SJ, there are at least two court cases where criminal charges were pressed at least in part because of the ammo.
I have mentioned both, you want to look up the case files to argue your point, go ahead.

I never said “handloads were such crap”. I related that not everyone has the same high standards as some others. As such one cannot trust all handloads. One of my former coworkers nearly blew up his 1911 because if his slack standards for reloading. You want to carry handloads, go ahead, I’m not going to. As I have said, avoiding the issues previously mentioned. Enough said.

So many competition shooters load their own because of the price and more importantly being able to set up a particular load for the gun itself. Heck my stockpile of POST-SHTF ammo is also the same as my hunting loads, and again I load all my own for hunting and POST-SHTF, as I can put back 2-3x as much with higher quality.
But I still carry factory for defense today.

You like and have had good results with the inverted HBWC, great. I haven’t and in more than one gun.
My Python tolerated them, the Detective Special couldn’t keep them on a milk jug at 7Y. The Smith’s I’ve tried (more than a few) ran the gamut from tolerating to adequate. My Grandfather used the inverted load for years, until better factory loads became available. He used them until I started doing wet-pack and water tests and found them lacking.

Some years back, Denver PD used to carry wheelguns.
Their armorers loaded all their ammo, both for the street and practice.
A couple of Officers ended up getting in a shooting with a gent who started firing from inside his house.
The Officers responded and were only saved by another officer showing up and shooting the gent with a 12ga slug through the screen door.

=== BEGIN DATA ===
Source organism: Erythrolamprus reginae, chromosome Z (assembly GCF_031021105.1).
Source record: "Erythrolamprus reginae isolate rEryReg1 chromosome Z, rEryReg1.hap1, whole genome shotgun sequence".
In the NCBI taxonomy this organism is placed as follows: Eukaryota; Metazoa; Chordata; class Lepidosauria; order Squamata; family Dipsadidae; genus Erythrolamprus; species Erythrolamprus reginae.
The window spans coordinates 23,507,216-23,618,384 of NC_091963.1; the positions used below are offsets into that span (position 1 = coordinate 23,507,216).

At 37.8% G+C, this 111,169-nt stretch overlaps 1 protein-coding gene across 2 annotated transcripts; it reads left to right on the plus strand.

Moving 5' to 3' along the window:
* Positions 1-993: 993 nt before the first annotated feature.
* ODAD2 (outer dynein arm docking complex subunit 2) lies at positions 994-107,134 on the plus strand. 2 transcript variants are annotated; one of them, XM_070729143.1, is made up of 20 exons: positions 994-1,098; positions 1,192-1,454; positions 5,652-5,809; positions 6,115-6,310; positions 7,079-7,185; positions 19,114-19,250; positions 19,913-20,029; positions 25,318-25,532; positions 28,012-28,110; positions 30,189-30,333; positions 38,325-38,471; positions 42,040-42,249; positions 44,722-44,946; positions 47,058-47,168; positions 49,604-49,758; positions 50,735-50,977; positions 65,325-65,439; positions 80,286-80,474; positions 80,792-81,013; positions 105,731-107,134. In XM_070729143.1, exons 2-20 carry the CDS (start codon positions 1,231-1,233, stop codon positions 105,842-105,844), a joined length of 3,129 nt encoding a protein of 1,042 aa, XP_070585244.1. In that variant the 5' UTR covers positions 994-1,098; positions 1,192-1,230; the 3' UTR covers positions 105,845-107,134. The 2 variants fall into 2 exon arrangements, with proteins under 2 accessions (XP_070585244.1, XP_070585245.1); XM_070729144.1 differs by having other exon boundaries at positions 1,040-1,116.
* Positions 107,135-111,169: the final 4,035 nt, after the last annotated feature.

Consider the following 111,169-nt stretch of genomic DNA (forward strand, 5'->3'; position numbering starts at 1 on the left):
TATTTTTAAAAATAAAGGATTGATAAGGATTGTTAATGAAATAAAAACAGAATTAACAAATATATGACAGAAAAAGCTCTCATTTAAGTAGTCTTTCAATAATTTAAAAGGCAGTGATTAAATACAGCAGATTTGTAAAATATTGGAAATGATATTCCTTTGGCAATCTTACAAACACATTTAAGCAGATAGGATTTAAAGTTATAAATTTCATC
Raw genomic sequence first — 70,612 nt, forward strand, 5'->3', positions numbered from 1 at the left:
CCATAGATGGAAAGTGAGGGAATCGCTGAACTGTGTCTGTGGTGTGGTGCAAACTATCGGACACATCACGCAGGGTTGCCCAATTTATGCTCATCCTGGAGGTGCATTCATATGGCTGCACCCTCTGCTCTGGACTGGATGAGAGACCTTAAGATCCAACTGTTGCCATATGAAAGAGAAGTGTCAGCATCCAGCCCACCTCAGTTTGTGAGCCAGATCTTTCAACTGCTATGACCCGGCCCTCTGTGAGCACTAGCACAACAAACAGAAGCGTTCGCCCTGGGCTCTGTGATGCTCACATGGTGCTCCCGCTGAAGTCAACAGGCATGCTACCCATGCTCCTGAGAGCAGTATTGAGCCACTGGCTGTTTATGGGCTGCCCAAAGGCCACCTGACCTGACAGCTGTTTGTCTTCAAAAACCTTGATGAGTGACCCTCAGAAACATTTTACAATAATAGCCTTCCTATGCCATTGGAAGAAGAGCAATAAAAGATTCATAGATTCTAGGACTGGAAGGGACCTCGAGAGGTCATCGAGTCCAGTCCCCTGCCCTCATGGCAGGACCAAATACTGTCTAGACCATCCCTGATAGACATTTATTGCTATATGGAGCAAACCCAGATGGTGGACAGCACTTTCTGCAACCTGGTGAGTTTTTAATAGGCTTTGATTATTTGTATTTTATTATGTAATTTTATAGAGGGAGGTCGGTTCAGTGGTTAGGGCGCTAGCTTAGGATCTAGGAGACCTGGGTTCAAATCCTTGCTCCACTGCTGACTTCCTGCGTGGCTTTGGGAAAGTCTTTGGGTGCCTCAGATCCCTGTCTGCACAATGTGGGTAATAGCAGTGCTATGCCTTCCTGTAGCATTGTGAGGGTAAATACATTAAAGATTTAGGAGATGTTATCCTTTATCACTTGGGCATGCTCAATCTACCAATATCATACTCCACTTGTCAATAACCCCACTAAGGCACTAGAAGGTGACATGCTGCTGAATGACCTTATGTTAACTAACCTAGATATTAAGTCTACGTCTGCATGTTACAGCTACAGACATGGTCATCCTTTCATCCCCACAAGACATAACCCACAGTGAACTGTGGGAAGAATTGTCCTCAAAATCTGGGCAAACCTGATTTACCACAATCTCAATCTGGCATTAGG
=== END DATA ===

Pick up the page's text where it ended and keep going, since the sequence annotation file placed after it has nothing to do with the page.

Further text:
The .38’s the Officers had responded with to the gent’s firing had gotten stuck in the aluminum screen door.
Poor quality control.

Fast forward to the last couple of years.
People in my CCW and advanced classes, I’ve seen multiple failures to fire and failures to extract/eject with handloads and none with factory ammo. Unlike many instructors, I allow handloads in my classes. Why? SImple those failures give the student extra practice with drills and impart a whole new knowledge about quality control of their ammo.

The department I retired out of, we were using commercially reloaded ammo for our AR’s and .45’s for practice.
I still have half a 50 round box of .223 that had failed during our qualifications (the defective rounds). We had repeated failures to load, extract, and yes fire. 25 out of 400 is not a workable average I want to risk my or your life with. We were also using ‘new’ ammo from the same company for our duty ammo. I immediately dumped every round and loaded my mags with some fresh factory ammo from my private stock until the department ammo order arrived.

I whole heartedly agree, have a resupply plan. If your plan involves reloading, make sure that your standards are beyond factory. Your life and the lives of those you love may depend on it.